24 Social Connection Kirsch, P., Esslinger, C., Chen, O., Mier, D., Lis, S., Siddhanti, S., et al. (2005). Oxytocin modulates neural circuitry for social cognition and fear in humans. Journal of Neuroscience, 25,

25 What is at stake if we ignore him?

26 Trauma and adjustment Trauma Adjustment Proximal aftermath: Ongoing war stress Distal aftermath: Ongoing resettlement stress

27 Trauma, alienation, and adjustment Trauma Discrimination Social Support at home PTSD Proximal aftermath: Ongoing war stress Distal aftermath: Ongoing resettlement stress Family Acculturative stress

28 Trauma, alienation, and adjustment Trauma Discrimination Social Support at home Depression Proximal aftermath: Ongoing war stress Distal aftermath: Ongoing resettlement stress School Belonging

29 Trauma, alienation, and adjustment Trauma Adjustment Proximal aftermath: Ongoing war stress Distal aftermath: Ongoing resettlement stress Alienation: Family School Community

30 Consequences of traumatic stress Social –Drug abuse –School failure –Anti-social behavior –Isolation/withdrawal Psychological –Posttraumatic Stress Disorder Reexperiencing, Avoidance, Hyperarousal –Depression –Conduct disorder –Emotion Regulation

31 How can we help?

32 From alienation to acceptance: Promoting positive adjustment

33 Project SHIFA: Supporting the Health of Immigrant Families and Adolescents Funding provided by the Robert Wood Johnson Foundation Caring across Communities initiative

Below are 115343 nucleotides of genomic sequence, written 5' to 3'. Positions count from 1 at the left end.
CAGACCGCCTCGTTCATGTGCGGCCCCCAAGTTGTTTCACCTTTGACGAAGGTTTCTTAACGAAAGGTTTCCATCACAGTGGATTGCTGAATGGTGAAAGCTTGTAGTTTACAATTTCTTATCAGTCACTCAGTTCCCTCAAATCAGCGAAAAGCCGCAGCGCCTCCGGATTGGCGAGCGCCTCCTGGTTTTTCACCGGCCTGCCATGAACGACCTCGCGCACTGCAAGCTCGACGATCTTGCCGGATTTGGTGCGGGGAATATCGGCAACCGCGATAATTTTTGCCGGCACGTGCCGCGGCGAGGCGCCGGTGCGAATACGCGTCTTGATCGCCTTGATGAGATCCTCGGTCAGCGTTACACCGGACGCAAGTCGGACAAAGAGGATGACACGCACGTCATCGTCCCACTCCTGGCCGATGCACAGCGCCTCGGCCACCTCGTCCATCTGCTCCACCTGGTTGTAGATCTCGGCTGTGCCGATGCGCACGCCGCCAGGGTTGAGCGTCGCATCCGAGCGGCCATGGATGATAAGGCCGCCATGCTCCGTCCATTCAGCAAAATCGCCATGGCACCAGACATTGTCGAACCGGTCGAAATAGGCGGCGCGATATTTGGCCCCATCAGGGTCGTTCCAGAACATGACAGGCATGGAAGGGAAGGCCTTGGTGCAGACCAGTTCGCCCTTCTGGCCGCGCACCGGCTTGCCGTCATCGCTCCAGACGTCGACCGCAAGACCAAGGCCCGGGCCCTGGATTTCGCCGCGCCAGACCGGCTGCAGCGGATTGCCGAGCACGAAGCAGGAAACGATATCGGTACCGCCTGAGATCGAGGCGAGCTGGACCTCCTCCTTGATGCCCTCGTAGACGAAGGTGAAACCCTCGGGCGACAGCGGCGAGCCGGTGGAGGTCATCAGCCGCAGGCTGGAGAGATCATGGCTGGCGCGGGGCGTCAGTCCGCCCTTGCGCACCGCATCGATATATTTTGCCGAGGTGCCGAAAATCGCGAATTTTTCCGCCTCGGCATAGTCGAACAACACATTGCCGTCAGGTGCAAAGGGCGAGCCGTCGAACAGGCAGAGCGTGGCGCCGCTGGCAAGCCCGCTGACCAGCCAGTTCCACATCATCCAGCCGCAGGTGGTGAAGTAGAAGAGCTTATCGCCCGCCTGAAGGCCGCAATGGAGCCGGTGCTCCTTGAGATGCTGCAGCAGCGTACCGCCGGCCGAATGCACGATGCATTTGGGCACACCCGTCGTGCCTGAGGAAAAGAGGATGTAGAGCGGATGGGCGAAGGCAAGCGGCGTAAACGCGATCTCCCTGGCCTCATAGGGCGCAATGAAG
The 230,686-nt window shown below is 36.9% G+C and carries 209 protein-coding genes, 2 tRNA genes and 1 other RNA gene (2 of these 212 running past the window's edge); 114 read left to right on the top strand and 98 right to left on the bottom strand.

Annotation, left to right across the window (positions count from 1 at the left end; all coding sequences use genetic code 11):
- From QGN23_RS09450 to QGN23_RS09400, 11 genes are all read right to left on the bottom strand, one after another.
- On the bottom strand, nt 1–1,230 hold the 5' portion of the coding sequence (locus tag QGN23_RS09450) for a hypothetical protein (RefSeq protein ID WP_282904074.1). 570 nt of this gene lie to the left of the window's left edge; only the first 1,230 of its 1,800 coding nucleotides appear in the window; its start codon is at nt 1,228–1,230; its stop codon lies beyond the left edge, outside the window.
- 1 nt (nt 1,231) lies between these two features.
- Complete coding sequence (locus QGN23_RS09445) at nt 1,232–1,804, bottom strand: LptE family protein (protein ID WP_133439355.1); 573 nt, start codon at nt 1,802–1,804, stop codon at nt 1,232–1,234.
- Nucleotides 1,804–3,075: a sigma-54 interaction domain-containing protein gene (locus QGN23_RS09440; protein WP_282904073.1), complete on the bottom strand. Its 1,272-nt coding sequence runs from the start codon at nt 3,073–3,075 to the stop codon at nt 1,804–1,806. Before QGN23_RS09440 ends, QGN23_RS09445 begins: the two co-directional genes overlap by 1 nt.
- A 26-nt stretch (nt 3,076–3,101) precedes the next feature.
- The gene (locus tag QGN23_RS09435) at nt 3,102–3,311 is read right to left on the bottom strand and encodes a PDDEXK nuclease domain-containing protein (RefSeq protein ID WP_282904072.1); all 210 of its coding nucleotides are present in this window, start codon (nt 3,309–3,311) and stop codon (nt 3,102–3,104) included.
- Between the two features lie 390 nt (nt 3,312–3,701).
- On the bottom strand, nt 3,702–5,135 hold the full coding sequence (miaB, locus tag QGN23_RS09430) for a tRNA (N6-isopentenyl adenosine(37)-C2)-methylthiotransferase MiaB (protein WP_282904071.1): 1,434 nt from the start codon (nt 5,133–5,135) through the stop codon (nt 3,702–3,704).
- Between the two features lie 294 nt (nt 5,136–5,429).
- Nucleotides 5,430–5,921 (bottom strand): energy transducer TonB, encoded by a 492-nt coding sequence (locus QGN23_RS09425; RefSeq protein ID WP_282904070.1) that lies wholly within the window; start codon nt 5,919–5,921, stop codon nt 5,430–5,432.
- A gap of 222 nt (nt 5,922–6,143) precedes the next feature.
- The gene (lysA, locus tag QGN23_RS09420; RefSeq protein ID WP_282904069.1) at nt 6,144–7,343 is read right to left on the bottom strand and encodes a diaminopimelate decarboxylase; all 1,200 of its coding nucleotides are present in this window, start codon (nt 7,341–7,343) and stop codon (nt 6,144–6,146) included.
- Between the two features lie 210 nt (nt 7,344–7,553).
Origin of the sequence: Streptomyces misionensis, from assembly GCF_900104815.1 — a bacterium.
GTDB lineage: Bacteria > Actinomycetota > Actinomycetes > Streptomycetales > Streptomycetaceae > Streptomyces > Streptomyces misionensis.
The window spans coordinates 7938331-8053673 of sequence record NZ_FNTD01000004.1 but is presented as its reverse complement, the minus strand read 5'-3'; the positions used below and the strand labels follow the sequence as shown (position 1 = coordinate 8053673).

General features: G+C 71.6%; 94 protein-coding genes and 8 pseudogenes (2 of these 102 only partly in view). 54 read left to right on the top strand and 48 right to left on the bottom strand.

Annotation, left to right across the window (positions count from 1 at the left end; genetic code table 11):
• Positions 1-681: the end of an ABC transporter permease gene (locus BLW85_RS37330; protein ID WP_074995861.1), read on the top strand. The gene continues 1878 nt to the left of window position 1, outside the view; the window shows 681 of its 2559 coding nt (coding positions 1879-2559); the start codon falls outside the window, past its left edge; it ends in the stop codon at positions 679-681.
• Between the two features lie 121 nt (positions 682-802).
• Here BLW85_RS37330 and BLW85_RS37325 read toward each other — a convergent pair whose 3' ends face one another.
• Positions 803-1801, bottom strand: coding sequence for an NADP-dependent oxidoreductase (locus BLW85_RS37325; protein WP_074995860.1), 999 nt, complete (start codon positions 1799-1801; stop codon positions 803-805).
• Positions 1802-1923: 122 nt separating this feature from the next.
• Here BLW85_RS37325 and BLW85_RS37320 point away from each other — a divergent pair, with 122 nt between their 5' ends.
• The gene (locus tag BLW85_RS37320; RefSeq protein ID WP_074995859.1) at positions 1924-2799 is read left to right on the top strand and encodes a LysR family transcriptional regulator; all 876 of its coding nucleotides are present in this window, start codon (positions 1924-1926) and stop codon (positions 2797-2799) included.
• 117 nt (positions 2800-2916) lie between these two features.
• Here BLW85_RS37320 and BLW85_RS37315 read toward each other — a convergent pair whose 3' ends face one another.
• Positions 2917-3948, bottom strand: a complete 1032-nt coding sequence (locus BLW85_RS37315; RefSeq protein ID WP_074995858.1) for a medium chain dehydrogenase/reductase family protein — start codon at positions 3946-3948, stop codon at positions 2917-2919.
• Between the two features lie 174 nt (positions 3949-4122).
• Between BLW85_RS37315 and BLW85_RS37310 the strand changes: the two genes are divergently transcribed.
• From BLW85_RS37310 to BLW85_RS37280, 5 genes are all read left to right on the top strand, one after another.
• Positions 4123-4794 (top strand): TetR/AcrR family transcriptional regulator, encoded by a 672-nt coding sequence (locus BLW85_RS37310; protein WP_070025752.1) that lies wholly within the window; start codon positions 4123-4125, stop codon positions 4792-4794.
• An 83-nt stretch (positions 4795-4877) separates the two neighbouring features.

34 Project SHIFA: Goal Mental health promotion for refugee children

35 Project SHIFA: Partnerships Mental health promotion for refugee children Providers Community Family School

36 Partnership: Mental Health Providers (Children’s Hospital Boston, Boston University School of Social Work, Home for Little Wanderers) Somali community agencies (Refugee and Immigrant Assistance Center, Somali Development Center) School (Boston Public Schools, Lilla G. Frederick Middle Schools, Alliance for Inclusion and Prevention) Families (Family advisory board, parents)

37 Continuum of care Community School Child Partnership

38 Continuum of care Community School Child Prevention Early Intervention Intensive Intervention

39 Community Approach: Parent outreach lead by Community-based organization Goals: Engage parents as partners in advocating for children Connect with parents before problems emerge Connect parents with school and beyond

40 School Approach: School-based youth groups Teacher consultation Goals: Connect with youth in non- stigmatized setting Connect before problems emerge Address core risk factors of alienation, discrimination School

41 Child Approach: Trauma Systems Therapy: Evidence- based mental health intervention addressing key stressors in the social environment and related emotional dysregulation Goals: Engage child and family Decrease child traumatic stress symptoms Prevent long-term negative outcomes Child

42 School and peers Community Family Child AlienationAcceptance

43 Community Family advisory board 100% engagement in treatment Families and youth self- referring Family Decrease in acculturative stress in family School Increase in sense of belonging, decrease in rejection Decrease in experiences of discrimination Child Decrease in PTSD symptoms Decrease in Depression symptoms Outcomes

44 Why does he act the way he does? Trauma places youth at risk for mental health problems Alienation from family, school and community compounds this risk

45 What is at stake if we ignore him? Longterm negative social and psychological outcomes TraumaAlienation Psychological Maladjustment Vulnerability to recruitment?

46 What can we do to help? Prevention through partnerships Connect youth to families, schools, and communities

47 Contact information: Heidi Ellis Phone: Refugee-Children/Caring-Across- Communities/Boston.aspx